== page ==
神刀安全网

In Defense of .js

In Defense of .js

A Proposal for Node.js Modules

Dave Herman, Yehuda Katz, Caridy Patiño

Setting the Stage

In the near future, Node.js will join the front-end JavaScript ecosystem and natively support standard ES2015 JavaScript modules.

JavaScript modules are not always syntactically distinct from CommonJS modules (which parse as FunctionBody ), so when a user writes require('some-module') , we need some way for Node.js to decide whether to evaluate it as a CommonJS module or a standard JavaScript module.

Any acceptable solution must not introduce significant new overhead to the require algorithm, and should support as smooth a transition for both package authors and app authors as we can manage.

Ideally, an npm package transitioning to standard JavaScript modules could do so without impacting other packages or applications that depend on it.

Leading Solutions

As the Node.js community has worked on a transition plan, people have proposed various solutions to the problem of deciding whether a given require should be evaluated as a CommonJS module or a standard JavaScript module.

Among the proposed solutions, we believe that two solutions remain likely candidates:

  1. CommonJS modules continue to be named module-name.js , while standard JavaScript modules are named module-name.mjs in the Node.js ecosystem. It is not necessary for the wider JavaScript ecosystem (web browsers, web frameworks that have already adopted standard JavaScript modules, etc.) to adopt .mjs as they can continue to use out-of-band configuration.
  2. Packages can opt into standard JavaScript modules or specify which files Node.js should interpret as standard JavaScript modules using package.json . This aligns with existing practice in the wider JavaScript ecosystem that has already adopted standard JavaScript modules, but has a number of non-trivial technical and ergonomic challenges.

We will argue that opting in through the package.json is both technically tractable and has the smoothest transition path for new Node.js users as well as existing packages and applications.

High-Level Constraints

The best part of the discussion so far is that it has crisply identified a number of constraints that members of the community have for the transition to standard JavaScript modules.

We will attempt to outline them here (the best attempt to date to enumerate the constraints is onthe Node.js wiki, which is excellent reading).

  1. Maximum interoperability: Existing requires must continue to work with no changes, full stop. We should also minimize the number of changes needed in existing modules, both locally and to applications and packages that use them.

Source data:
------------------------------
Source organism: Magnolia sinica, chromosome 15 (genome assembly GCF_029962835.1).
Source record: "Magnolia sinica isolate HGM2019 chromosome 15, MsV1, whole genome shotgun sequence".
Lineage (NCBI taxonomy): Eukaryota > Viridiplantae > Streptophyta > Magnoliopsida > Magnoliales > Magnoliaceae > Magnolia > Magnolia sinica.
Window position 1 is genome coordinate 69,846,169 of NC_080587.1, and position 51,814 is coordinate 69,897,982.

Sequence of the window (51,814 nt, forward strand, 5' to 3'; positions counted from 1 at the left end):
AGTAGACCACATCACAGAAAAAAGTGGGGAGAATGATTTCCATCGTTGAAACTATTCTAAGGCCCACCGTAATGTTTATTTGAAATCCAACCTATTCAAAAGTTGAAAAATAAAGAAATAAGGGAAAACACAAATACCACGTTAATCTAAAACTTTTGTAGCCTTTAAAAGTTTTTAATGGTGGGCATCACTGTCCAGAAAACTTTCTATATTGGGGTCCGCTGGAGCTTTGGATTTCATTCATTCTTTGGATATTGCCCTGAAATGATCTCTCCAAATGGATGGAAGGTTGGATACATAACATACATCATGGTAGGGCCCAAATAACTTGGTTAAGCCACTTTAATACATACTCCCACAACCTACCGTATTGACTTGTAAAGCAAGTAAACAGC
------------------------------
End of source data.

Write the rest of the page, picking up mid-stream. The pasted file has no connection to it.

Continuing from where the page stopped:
2. Poly-Packages: During the transition, it must be possible for library authors to create packages that work both with older versions of Node.js (especially the last LTS) while still authoring their package primarily using standard JavaScript modules, and for app developers to upgrade large codebases incrementally. We should also minimize the difficulty in authoring such hybrid packages.
  3. Agnostic Usage: It must be possible for applications that use a new-world package to import modules without having to know whether the module uses CommonJS modules or standard JavaScript modules. We should also try to allow all existing usage patterns to remain agnostic to the kind of module they are importing and minimize disruption to existing patterns.
  4. A Future Without Vestiges: It must be possible for future Node.js developers to see standard JavaScript modules as the primary and default Node.js programming model, with no need to opt into it explicitly. We should also aim to minimize vestiges of the CommonJS past as much as possible in this future, while acknowledging that ecosystem-wide documentation using CommonJS style will likely linger for a very long time.

Each of the " must " constraints appears to have broad consensus among the participants in the discussion so far. Participants also largely agreed with each of the softer requirements, but there was no strong consensus about how much to weigh each of them.

Technical Constraint

There was also one additional implementation constraint with broad consensus:

  1. No significant performance regression in require . At minimum, this means that the new algorithm must not require Node.js to parse a single package.json more than once.

User Stories

In addition to understanding the high-level and technical constraints, it’s important to understand the different kinds of users who need to be taken into account.

Existing Users

Node.js retains full backwards compatibility such that roughly 100% of all code in the Node.js and npm ecosystem continues to work unmodified. Moreover, existing Node.js users do not need to learn about standard JavaScript modules until they become interested. Not only can they continue to author modules as CommonJS, they can even require packages containing standard JavaScript modules without having to realize it.

Modern Users

Users who are either new to Node.js or want to learn the new workflow are presented a development model that avoids any remnants of the previous system. The new standard workflow contains an implicit mode switch, to avoid pointing out the existence of a previous system, and more importantly, to avoid users accidentally falling into the previous system by forgetting the opt-in syntax.